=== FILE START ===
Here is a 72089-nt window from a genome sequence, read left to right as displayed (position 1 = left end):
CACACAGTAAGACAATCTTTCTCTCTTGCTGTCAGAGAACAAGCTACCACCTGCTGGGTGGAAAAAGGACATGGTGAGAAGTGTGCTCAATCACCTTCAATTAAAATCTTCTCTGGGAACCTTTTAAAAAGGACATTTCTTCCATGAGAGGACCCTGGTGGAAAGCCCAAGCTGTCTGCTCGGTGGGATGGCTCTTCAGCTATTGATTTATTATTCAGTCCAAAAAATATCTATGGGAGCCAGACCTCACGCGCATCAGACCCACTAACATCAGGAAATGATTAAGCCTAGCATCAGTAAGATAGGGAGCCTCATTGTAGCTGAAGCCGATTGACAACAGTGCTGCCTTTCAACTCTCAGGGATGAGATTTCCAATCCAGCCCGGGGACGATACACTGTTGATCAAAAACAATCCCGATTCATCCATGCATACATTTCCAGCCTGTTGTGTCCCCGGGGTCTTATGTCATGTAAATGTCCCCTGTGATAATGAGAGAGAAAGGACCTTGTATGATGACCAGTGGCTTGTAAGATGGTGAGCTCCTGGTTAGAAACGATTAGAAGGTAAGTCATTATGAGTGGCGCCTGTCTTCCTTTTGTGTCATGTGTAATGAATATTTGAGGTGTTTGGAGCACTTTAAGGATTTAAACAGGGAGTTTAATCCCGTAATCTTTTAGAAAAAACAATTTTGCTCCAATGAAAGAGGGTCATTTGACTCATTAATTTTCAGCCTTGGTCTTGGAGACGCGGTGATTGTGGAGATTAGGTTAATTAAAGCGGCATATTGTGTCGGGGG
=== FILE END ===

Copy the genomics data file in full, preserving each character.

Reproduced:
Here is a 72089-nt window from a genome sequence, read left to right as displayed (position 1 = left end):
CACACAGTAAGACAATCTTTCTCTCTTGCTGTCAGAGAACAAGCTACCACCTGCTGGGTGGAAAAAGGACATGGTGAGAAGTGTGCTCAATCACCTTCAATTAAAATCTTCTCTGGGAACCTTTTAAAAAGGACATTTCTTCCATGAGAGGACCCTGGTGGAAAGCCCAAGCTGTCTGCTCGGTGGGATGGCTCTTCAGCTATTGATTTATTATTCAGTCCAAAAAATATCTATGGGAGCCAGACCTCACGCGCATCAGACCCACTAACATCAGGAAATGATTAAGCCTAGCATCAGTAAGATAGGGAGCCTCATTGTAGCTGAAGCCGATTGACAACAGTGCTGCCTTTCAACTCTCAGGGATGAGATTTCCAATCCAGCCCGGGGACGATACACTGTTGATCAAAAACAATCCCGATTCATCCATGCATACATTTCCAGCCTGTTGTGTCCCCGGGGTCTTATGTCATGTAAATGTCCCCTGTGATAATGAGAGAGAAAGGACCTTGTATGATGACCAGTGGCTTGTAAGATGGTGAGCTCCTGGTTAGAAACGATTAGAAGGTAAGTCATTATGAGTGGCGCCTGTCTTCCTTTTGTGTCATGTGTAATGAATATTTGAGGTGTTTGGAGCACTTTAAGGATTTAAACAGGGAGTTTAATCCCGTAATCTTTTAGAAAAAACAATTTTGCTCCAATGAAAGAGGGTCATTTGACTCATTAATTTTCAGCCTTGGTCTTGGAGACGCGGTGATTGTGGAGATTAGGTTAATTAAAGCGGCATATTGTGTCGGGGG